The world of Jean-Pierre Melville’s Le Doulos (a.k.a. The Stoolie, 1963) is an incredibly complicated one. Perhaps this has to do with the fact that its inhabitants are ex-cons, petty thieves, snitches, and ambiguous lovers, all of whom are as loyal as they’re unfaithful. Or maybe the complexity emerges from the strong sense of honor and morality that these underground characters share.
Maurice (Serge Reggiani), a robber, is sent to prison because somebody snitches on him. He’s willing to believe that it was his best friend, Silien (Jean-Paul Belmondo), who betrayed him. But Silien, a small-time crook who we know almost immediately is also a police informant, proves to be the only person Maurice should have trusted.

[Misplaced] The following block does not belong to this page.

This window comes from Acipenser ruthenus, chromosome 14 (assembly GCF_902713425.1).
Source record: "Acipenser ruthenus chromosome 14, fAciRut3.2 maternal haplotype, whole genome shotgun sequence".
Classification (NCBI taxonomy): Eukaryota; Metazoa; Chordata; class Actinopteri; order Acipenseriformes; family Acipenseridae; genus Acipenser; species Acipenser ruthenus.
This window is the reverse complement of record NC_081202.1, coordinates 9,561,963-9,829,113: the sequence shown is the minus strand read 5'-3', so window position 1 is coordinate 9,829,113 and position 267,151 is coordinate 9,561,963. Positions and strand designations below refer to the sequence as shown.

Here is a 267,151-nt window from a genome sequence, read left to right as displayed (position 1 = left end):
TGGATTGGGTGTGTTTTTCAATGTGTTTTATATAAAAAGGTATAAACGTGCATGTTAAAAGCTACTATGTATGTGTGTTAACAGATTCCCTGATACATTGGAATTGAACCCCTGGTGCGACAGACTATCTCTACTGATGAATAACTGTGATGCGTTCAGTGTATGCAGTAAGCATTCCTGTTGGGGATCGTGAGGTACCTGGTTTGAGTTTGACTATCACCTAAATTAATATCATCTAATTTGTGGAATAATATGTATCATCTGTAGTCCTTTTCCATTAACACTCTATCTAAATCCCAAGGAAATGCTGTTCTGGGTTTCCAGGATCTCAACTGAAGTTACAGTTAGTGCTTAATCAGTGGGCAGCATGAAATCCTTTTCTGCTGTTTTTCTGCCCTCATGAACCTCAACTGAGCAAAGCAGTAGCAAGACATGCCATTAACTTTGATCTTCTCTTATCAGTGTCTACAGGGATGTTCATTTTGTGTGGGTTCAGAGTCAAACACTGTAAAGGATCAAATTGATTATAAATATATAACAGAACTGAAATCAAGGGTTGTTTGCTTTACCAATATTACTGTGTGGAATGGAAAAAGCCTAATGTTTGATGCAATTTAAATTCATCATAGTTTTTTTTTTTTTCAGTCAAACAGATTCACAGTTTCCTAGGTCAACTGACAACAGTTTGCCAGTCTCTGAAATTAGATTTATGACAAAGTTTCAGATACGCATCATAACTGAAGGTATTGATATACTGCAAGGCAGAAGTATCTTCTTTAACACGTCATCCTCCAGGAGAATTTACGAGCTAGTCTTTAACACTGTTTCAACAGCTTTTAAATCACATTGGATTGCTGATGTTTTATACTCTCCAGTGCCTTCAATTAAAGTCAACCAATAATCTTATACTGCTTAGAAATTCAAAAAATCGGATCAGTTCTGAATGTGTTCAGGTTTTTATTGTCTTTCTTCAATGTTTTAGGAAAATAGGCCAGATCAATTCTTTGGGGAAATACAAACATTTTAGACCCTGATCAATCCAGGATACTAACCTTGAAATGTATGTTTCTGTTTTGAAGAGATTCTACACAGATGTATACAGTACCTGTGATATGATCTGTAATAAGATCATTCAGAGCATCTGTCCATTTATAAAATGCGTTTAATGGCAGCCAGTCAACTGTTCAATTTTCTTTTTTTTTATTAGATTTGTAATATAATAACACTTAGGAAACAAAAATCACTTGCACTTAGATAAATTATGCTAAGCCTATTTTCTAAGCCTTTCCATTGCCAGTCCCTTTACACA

The film’s aesthetic adds to its layers. Borrowing elements from the gangster movie and film noir and combining them in a way that resembles a low-budget B flick, Melville creates a personal response to the French new wave. His characters and story are mere starting points from which to present a highly stylized, detached contemplation of the circumstances under which we can each become the most devoted or the most disloyal of people. All this might be inspired by Melville’s experience with the World War II French Resistance, which the director most overtly examined in his acclaimed 1969 film Army of Shadows. (Maria Komodore)
Aug. 1723, $6$9
429 Castro, SF